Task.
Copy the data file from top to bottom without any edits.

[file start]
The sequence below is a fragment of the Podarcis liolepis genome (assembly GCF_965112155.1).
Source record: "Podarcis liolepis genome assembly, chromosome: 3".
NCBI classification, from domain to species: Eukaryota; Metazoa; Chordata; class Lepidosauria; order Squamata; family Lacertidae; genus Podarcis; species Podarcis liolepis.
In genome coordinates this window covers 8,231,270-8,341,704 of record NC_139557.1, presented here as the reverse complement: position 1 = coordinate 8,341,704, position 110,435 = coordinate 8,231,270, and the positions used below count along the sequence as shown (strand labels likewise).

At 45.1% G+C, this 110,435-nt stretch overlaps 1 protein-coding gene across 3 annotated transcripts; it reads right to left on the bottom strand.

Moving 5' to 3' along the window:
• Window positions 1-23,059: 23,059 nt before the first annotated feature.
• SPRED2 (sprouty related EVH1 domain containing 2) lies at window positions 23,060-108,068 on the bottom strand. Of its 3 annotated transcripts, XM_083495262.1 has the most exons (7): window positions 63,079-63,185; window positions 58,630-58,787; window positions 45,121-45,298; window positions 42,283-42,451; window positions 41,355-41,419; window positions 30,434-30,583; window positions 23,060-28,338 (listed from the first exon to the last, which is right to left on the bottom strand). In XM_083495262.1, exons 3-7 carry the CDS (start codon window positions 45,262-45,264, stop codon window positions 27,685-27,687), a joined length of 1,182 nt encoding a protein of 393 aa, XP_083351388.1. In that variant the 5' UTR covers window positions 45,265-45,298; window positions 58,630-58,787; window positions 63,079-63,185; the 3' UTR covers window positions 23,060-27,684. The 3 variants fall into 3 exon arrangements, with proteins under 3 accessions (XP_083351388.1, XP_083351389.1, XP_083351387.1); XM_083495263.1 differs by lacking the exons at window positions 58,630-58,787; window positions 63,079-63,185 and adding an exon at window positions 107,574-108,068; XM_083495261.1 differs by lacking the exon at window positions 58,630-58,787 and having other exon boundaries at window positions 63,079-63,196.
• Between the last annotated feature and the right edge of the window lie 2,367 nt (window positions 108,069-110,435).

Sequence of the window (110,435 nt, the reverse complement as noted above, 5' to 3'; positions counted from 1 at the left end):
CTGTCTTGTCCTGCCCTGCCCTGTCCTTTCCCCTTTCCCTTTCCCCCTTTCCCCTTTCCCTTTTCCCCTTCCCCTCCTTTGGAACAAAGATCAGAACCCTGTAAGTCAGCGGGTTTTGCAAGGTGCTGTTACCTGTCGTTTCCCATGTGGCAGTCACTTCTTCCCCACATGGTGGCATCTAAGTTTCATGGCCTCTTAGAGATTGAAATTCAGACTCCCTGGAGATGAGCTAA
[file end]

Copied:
The sequence below is a fragment of the Podarcis liolepis genome (assembly GCF_965112155.1).
Source record: "Podarcis liolepis genome assembly, chromosome: 3".
NCBI classification, from domain to species: Eukaryota; Metazoa; Chordata; class Lepidosauria; order Squamata; family Lacertidae; genus Podarcis; species Podarcis liolepis.
In genome coordinates this window covers 8,231,270-8,341,704 of record NC_139557.1, presented here as the reverse complement: position 1 = coordinate 8,341,704, position 110,435 = coordinate 8,231,270, and the positions used below count along the sequence as shown (strand labels likewise).

At 45.1% G+C, this 110,435-nt stretch overlaps 1 protein-coding gene across 3 annotated transcripts; it reads right to left on the bottom strand.

Moving 5' to 3' along the window:
• Window positions 1-23,059: 23,059 nt before the first annotated feature.
• SPRED2 (sprouty related EVH1 domain containing 2) lies at window positions 23,060-108,068 on the bottom strand. Of its 3 annotated transcripts, XM_083495262.1 has the most exons (7): window positions 63,079-63,185; window positions 58,630-58,787; window positions 45,121-45,298; window positions 42,283-42,451; window positions 41,355-41,419; window positions 30,434-30,583; window positions 23,060-28,338 (listed from the first exon to the last, which is right to left on the bottom strand). In XM_083495262.1, exons 3-7 carry the CDS (start codon window positions 45,262-45,264, stop codon window positions 27,685-27,687), a joined length of 1,182 nt encoding a protein of 393 aa, XP_083351388.1. In that variant the 5' UTR covers window positions 45,265-45,298; window positions 58,630-58,787; window positions 63,079-63,185; the 3' UTR covers window positions 23,060-27,684. The 3 variants fall into 3 exon arrangements, with proteins under 3 accessions (XP_083351388.1, XP_083351389.1, XP_083351387.1); XM_083495263.1 differs by lacking the exons at window positions 58,630-58,787; window positions 63,079-63,185 and adding an exon at window positions 107,574-108,068; XM_083495261.1 differs by lacking the exon at window positions 58,630-58,787 and having other exon boundaries at window positions 63,079-63,196.
• Between the last annotated feature and the right edge of the window lie 2,367 nt (window positions 108,069-110,435).

Sequence of the window (110,435 nt, the reverse complement as noted above, 5' to 3'; positions counted from 1 at the left end):
CTGTCTTGTCCTGCCCTGCCCTGTCCTTTCCCCTTTCCCTTTCCCCCTTTCCCCTTTCCCTTTTCCCCTTCCCCTCCTTTGGAACAAAGATCAGAACCCTGTAAGTCAGCGGGTTTTGCAAGGTGCTGTTACCTGTCGTTTCCCATGTGGCAGTCACTTCTTCCCCACATGGTGGCATCTAAGTTTCATGGCCTCTTAGAGATTGAAATTCAGACTCCCTGGAGATGAGCTAA